I work with a lot of amazing journalists here in Philadelphia -- some of them, at least, get the recognition they deserve but many of them don't. At the head of the second list I would place the Inquirer's Joseph N. DiStefano, an unheralded civic treasure who almost every day casts light on corners of our business world that need to be exposed.

Example: This otherwise ignored "gem" from a recent speech by Gov. Corbett at the politics-and-money gala known as the Pennsylvania Society:

Gov. Corbett cited "Pennsylvania's Gilded Age, a time of industrial might," with some nostalgia in his remarks Dec. 10 at the Pennsylvania Society's yearly steak dinner for lawmakers, lawyers, lobbyists, and business operatives in the fancy Grand Ballroom of the Waldorf-Astoria Hotel in New York.

It was an appropriate setting. Maybe too appropriate.

The society holds its conclave in New York, as it has since 1899, amid the trappings of the original Gilded Age, when wealthy Pennsylvanians, and the state's finances, were relocating to the nation's metropolis.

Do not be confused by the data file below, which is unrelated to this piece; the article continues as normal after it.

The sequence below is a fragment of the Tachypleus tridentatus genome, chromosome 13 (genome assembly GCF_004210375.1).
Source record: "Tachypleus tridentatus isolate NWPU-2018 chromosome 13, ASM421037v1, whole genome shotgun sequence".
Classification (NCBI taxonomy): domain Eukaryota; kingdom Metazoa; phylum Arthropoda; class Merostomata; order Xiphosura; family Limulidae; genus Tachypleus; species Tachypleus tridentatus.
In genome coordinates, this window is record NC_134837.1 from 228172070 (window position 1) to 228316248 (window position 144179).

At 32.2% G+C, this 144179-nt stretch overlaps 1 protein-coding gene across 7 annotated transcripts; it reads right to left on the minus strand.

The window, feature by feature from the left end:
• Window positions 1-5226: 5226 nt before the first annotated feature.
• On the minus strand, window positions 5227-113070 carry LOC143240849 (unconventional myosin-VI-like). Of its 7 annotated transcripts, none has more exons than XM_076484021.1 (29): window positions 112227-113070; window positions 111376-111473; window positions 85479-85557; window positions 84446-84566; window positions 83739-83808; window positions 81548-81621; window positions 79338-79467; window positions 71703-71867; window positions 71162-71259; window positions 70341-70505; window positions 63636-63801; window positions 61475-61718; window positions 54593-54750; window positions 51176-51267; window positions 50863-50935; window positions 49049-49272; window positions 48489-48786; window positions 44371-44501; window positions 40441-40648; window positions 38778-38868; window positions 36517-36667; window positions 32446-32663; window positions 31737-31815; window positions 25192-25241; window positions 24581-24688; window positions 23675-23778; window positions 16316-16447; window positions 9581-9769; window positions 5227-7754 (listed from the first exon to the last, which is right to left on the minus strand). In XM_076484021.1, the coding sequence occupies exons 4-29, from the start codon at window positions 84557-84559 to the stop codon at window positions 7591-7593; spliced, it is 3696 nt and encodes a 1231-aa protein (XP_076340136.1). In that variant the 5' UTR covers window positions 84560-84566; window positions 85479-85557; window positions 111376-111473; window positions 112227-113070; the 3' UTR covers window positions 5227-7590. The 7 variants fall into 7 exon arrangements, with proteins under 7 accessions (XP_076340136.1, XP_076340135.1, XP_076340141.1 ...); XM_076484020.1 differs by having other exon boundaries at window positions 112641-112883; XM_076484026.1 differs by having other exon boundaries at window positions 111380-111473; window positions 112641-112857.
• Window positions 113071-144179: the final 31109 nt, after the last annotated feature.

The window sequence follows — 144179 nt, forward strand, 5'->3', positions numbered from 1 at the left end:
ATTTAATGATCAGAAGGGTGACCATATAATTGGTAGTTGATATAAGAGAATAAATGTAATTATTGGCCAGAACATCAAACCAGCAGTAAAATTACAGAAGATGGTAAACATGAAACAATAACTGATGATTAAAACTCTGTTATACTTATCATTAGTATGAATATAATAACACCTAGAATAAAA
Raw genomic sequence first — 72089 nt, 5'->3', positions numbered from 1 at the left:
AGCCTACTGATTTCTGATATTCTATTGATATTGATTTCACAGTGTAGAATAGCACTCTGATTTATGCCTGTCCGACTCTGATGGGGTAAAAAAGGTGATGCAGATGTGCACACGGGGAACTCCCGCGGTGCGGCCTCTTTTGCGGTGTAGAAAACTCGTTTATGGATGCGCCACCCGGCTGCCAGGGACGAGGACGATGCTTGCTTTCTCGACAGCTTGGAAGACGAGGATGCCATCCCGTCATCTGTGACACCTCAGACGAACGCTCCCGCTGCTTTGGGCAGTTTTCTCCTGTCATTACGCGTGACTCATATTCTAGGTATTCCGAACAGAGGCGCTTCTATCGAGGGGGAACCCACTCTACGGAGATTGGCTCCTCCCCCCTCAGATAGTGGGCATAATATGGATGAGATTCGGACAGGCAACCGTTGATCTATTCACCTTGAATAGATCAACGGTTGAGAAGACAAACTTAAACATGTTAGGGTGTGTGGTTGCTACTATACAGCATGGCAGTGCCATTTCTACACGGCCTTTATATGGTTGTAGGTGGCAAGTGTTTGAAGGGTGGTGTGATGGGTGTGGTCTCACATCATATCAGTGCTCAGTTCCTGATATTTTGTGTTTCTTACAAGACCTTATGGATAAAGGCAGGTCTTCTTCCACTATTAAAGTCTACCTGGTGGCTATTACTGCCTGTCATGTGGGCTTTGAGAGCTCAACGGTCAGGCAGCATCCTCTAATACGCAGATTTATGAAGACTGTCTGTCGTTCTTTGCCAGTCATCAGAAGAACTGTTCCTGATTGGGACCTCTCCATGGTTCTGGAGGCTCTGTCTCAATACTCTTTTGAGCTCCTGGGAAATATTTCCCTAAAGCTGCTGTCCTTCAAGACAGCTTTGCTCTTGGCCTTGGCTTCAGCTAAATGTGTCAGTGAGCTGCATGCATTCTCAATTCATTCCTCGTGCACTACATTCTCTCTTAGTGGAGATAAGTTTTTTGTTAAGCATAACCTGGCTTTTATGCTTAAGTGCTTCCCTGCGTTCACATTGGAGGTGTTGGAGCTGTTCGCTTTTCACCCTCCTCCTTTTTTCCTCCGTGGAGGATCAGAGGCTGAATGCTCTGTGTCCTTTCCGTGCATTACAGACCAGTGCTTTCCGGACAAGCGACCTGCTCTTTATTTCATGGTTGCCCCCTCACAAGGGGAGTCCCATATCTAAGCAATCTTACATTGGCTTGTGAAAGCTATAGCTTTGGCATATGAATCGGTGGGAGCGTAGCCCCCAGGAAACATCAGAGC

The Gilded Age, before income taxes, antitrust prosecutions, and immigration restrictions, was a time of boom-and-bust growth for aggressive upstate timber, coal, and oil operators.

Will trying to replicate that long-ago period really restore Pennsylvania?

The obvious answer is "no"; historically speaking, the Gilded Age was not only an era of runaway disparity between rich and poor (sound familiar?) but one of massive amounts of bribery and other political crimes and misdemeanors, when muckraker Lincoln Steffans famously described our largest fair city in the Keystone State as "corrupt and contented."

But what makes DiStefano's piece really worthwhile is that he nails the gaping hole in Corbett's 19th Century fantasies for Pennsylvania. Currently, the state is encouraging fracking in the worst possible way -- with many of the well-paying jobs temporary and belonging to out-of-state transients, but without the anything near the minimum environmental protections that should be in place. But more importantly, there's no industrial policy on how to encourage well-paying permanent jobs that could be built around environmentally sound fracking. Why work that hard, when the gusher of political dollars from the oil-and-gas industry shows no sign of letting up?

Just like the Gilded Age.